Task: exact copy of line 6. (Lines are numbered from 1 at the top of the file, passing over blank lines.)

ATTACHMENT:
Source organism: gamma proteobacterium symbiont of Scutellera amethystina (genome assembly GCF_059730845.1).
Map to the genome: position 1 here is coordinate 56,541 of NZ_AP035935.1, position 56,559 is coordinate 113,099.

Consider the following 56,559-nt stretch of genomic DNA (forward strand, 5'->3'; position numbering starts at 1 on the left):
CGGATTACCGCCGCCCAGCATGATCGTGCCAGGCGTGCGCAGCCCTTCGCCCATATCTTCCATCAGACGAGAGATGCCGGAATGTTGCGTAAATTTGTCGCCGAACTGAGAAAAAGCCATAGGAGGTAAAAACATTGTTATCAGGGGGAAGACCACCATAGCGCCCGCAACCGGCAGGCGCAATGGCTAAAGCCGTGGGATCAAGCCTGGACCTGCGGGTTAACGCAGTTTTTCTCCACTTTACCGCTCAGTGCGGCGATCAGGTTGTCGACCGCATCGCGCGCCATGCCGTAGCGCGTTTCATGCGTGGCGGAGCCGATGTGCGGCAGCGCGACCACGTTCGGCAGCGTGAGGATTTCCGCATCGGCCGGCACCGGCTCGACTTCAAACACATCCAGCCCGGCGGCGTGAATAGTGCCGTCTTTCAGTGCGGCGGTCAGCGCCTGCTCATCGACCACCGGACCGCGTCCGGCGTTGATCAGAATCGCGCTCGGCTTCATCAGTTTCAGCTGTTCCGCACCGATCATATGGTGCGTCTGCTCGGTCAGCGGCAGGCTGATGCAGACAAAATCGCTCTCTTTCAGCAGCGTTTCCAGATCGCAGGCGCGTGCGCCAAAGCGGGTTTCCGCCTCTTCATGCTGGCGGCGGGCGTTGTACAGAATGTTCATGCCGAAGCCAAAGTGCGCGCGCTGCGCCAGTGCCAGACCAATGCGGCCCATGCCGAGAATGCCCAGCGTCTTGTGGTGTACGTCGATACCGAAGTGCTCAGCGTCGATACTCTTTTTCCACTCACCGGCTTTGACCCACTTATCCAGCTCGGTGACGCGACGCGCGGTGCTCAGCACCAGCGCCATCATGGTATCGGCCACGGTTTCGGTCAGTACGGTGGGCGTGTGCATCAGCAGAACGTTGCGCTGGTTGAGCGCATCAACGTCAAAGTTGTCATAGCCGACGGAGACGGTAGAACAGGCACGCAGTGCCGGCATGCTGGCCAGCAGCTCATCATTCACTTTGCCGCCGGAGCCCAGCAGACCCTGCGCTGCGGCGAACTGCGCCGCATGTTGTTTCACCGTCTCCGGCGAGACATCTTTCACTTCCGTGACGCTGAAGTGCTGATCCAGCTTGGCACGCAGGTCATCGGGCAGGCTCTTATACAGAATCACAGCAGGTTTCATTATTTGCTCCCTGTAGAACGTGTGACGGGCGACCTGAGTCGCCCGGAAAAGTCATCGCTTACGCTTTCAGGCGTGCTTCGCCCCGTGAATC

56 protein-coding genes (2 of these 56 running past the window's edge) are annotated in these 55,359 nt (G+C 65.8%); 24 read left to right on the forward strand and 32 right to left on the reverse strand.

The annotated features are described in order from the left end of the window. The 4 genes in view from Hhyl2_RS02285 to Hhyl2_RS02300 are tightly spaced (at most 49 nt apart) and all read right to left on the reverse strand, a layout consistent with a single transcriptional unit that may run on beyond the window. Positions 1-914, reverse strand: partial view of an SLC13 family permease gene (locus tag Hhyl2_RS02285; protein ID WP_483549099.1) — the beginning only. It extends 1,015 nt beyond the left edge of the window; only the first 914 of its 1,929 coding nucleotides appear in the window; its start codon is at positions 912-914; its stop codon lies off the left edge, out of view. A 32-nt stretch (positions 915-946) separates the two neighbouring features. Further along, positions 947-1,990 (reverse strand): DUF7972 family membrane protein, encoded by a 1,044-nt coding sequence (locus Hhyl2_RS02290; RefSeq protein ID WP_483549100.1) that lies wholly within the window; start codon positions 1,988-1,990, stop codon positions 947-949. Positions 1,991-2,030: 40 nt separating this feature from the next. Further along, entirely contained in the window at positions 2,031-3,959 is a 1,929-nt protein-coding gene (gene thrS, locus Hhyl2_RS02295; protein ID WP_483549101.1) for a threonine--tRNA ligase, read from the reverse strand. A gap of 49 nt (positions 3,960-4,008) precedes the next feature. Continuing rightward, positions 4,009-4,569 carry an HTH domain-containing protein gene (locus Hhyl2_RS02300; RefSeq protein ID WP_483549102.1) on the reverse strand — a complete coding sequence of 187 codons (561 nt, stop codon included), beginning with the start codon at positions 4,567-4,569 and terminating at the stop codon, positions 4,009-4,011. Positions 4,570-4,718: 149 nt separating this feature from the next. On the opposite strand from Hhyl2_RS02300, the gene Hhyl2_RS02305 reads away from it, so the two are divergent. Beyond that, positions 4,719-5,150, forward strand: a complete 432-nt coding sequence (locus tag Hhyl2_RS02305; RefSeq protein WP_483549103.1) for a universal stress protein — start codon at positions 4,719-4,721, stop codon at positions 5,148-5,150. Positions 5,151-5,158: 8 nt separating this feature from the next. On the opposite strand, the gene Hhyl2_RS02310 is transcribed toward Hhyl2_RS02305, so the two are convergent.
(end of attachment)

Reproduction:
The annotated features are described in order from the left end of the window. The 4 genes in view from Hhyl2_RS02285 to Hhyl2_RS02300 are tightly spaced (at most 49 nt apart) and all read right to left on the reverse strand, a layout consistent with a single transcriptional unit that may run on beyond the window. Positions 1-914, reverse strand: partial view of an SLC13 family permease gene (locus tag Hhyl2_RS02285; protein ID WP_483549099.1) — the beginning only. It extends 1,015 nt beyond the left edge of the window; only the first 914 of its 1,929 coding nucleotides appear in the window; its start codon is at positions 912-914; its stop codon lies off the left edge, out of view. A 32-nt stretch (positions 915-946) separates the two neighbouring features. Further along, positions 947-1,990 (reverse strand): DUF7972 family membrane protein, encoded by a 1,044-nt coding sequence (locus Hhyl2_RS02290; RefSeq protein ID WP_483549100.1) that lies wholly within the window; start codon positions 1,988-1,990, stop codon positions 947-949. Positions 1,991-2,030: 40 nt separating this feature from the next. Further along, entirely contained in the window at positions 2,031-3,959 is a 1,929-nt protein-coding gene (gene thrS, locus Hhyl2_RS02295; protein ID WP_483549101.1) for a threonine--tRNA ligase, read from the reverse strand. A gap of 49 nt (positions 3,960-4,008) precedes the next feature. Continuing rightward, positions 4,009-4,569 carry an HTH domain-containing protein gene (locus Hhyl2_RS02300; RefSeq protein ID WP_483549102.1) on the reverse strand — a complete coding sequence of 187 codons (561 nt, stop codon included), beginning with the start codon at positions 4,567-4,569 and terminating at the stop codon, positions 4,009-4,011. Positions 4,570-4,718: 149 nt separating this feature from the next. On the opposite strand from Hhyl2_RS02300, the gene Hhyl2_RS02305 reads away from it, so the two are divergent. Beyond that, positions 4,719-5,150, forward strand: a complete 432-nt coding sequence (locus tag Hhyl2_RS02305; RefSeq protein WP_483549103.1) for a universal stress protein — start codon at positions 4,719-4,721, stop codon at positions 5,148-5,150. Positions 5,151-5,158: 8 nt separating this feature from the next. On the opposite strand, the gene Hhyl2_RS02310 is transcribed toward Hhyl2_RS02305, so the two are convergent.